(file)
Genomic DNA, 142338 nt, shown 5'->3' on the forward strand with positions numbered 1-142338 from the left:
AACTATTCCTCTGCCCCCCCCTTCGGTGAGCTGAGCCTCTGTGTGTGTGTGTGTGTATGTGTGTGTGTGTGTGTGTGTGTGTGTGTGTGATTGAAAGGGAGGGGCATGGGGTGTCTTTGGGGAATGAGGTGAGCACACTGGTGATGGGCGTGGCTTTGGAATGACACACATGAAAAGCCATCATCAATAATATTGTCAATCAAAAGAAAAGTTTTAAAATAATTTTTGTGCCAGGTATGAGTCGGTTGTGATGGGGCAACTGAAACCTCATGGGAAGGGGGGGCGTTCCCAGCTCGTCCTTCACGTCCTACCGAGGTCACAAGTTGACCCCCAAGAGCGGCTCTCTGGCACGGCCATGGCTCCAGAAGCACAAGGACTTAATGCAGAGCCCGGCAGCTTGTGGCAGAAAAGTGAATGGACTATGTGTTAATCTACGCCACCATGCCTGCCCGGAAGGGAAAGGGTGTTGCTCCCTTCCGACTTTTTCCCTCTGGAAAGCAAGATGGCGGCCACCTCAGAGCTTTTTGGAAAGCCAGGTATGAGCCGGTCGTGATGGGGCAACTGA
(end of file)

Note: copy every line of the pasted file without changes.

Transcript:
Genomic DNA, 142338 nt, shown 5'->3' on the forward strand with positions numbered 1-142338 from the left:
AACTATTCCTCTGCCCCCCCCTTCGGTGAGCTGAGCCTCTGTGTGTGTGTGTGTGTATGTGTGTGTGTGTGTGTGTGTGTGTGTGTGTGATTGAAAGGGAGGGGCATGGGGTGTCTTTGGGGAATGAGGTGAGCACACTGGTGATGGGCGTGGCTTTGGAATGACACACATGAAAAGCCATCATCAATAATATTGTCAATCAAAAGAAAAGTTTTAAAATAATTTTTGTGCCAGGTATGAGTCGGTTGTGATGGGGCAACTGAAACCTCATGGGAAGGGGGGGCGTTCCCAGCTCGTCCTTCACGTCCTACCGAGGTCACAAGTTGACCCCCAAGAGCGGCTCTCTGGCACGGCCATGGCTCCAGAAGCACAAGGACTTAATGCAGAGCCCGGCAGCTTGTGGCAGAAAAGTGAATGGACTATGTGTTAATCTACGCCACCATGCCTGCCCGGAAGGGAAAGGGTGTTGCTCCCTTCCGACTTTTTCCCTCTGGAAAGCAAGATGGCGGCCACCTCAGAGCTTTTTGGAAAGCCAGGTATGAGCCGGTCGTGATGGGGCAACTGA